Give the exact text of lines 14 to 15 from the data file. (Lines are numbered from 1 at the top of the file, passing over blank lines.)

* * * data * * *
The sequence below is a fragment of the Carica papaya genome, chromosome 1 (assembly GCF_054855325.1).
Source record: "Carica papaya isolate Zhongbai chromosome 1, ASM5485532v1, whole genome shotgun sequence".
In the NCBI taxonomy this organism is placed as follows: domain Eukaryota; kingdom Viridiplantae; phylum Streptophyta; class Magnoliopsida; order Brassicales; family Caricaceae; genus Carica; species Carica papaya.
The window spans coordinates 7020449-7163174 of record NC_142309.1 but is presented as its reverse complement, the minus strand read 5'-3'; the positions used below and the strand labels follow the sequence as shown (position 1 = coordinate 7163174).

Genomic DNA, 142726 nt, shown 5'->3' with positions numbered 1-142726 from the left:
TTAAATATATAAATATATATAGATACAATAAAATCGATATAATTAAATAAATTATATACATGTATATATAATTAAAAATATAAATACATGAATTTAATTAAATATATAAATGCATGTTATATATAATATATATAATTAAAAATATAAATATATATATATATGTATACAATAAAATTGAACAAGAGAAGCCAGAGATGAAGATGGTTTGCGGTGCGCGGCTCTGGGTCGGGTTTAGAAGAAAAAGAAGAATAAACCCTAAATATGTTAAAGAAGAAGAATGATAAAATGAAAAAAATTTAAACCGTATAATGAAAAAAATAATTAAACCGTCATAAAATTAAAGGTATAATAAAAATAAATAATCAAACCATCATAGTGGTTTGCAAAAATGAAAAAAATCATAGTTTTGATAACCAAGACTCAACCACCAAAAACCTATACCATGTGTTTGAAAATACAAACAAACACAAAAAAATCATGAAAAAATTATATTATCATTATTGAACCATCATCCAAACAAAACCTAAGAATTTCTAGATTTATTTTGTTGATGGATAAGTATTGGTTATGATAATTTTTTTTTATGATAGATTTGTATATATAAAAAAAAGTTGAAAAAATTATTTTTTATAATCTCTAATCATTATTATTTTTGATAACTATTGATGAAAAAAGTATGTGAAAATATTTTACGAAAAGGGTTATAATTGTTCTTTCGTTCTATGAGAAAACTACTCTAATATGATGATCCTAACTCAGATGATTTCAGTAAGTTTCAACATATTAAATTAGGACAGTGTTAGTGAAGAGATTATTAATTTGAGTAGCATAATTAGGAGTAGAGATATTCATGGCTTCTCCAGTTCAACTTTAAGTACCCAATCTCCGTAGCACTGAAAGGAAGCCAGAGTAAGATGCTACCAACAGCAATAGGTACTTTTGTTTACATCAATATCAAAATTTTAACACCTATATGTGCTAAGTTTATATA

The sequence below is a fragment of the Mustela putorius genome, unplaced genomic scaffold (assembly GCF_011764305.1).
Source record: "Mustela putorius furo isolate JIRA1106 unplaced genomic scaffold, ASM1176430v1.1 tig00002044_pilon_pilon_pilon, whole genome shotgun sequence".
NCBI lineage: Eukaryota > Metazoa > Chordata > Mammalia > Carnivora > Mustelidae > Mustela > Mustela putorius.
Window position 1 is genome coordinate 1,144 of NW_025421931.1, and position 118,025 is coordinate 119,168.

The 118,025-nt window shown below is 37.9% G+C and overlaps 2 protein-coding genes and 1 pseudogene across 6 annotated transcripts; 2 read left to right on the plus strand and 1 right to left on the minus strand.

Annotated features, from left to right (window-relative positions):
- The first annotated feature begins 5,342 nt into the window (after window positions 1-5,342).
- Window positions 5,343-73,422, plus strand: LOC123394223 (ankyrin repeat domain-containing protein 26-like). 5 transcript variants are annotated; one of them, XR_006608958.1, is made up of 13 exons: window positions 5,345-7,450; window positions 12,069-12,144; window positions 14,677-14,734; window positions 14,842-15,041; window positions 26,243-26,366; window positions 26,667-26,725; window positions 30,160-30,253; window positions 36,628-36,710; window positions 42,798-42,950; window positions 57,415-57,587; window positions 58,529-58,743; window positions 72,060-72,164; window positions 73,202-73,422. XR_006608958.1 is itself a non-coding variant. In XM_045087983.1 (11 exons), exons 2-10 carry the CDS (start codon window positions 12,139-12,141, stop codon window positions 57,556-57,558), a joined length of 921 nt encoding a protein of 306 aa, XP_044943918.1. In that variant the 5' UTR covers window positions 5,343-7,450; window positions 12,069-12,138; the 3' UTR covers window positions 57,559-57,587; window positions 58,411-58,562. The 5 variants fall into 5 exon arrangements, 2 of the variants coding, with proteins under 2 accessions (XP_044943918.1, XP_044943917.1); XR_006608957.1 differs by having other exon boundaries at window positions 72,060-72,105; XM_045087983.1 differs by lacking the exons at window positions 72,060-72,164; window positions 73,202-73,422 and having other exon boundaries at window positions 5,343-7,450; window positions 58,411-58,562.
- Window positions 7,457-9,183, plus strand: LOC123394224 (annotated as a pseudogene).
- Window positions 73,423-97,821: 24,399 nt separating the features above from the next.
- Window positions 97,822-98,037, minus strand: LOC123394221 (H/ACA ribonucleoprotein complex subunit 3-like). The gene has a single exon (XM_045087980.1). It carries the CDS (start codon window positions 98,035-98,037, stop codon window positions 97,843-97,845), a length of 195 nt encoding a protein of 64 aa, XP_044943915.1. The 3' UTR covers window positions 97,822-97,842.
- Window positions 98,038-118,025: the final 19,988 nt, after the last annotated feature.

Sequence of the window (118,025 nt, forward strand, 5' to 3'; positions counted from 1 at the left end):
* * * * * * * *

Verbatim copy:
- Window positions 5,343-73,422, plus strand: LOC123394223 (ankyrin repeat domain-containing protein 26-like). 5 transcript variants are annotated; one of them, XR_006608958.1, is made up of 13 exons: window positions 5,345-7,450; window positions 12,069-12,144; window positions 14,677-14,734; window positions 14,842-15,041; window positions 26,243-26,366; window positions 26,667-26,725; window positions 30,160-30,253; window positions 36,628-36,710; window positions 42,798-42,950; window positions 57,415-57,587; window positions 58,529-58,743; window positions 72,060-72,164; window positions 73,202-73,422. XR_006608958.1 is itself a non-coding variant. In XM_045087983.1 (11 exons), exons 2-10 carry the CDS (start codon window positions 12,139-12,141, stop codon window positions 57,556-57,558), a joined length of 921 nt encoding a protein of 306 aa, XP_044943918.1. In that variant the 5' UTR covers window positions 5,343-7,450; window positions 12,069-12,138; the 3' UTR covers window positions 57,559-57,587; window positions 58,411-58,562. The 5 variants fall into 5 exon arrangements, 2 of the variants coding, with proteins under 2 accessions (XP_044943918.1, XP_044943917.1); XR_006608957.1 differs by having other exon boundaries at window positions 72,060-72,105; XM_045087983.1 differs by lacking the exons at window positions 72,060-72,164; window positions 73,202-73,422 and having other exon boundaries at window positions 5,343-7,450; window positions 58,411-58,562.
- Window positions 7,457-9,183, plus strand: LOC123394224 (annotated as a pseudogene).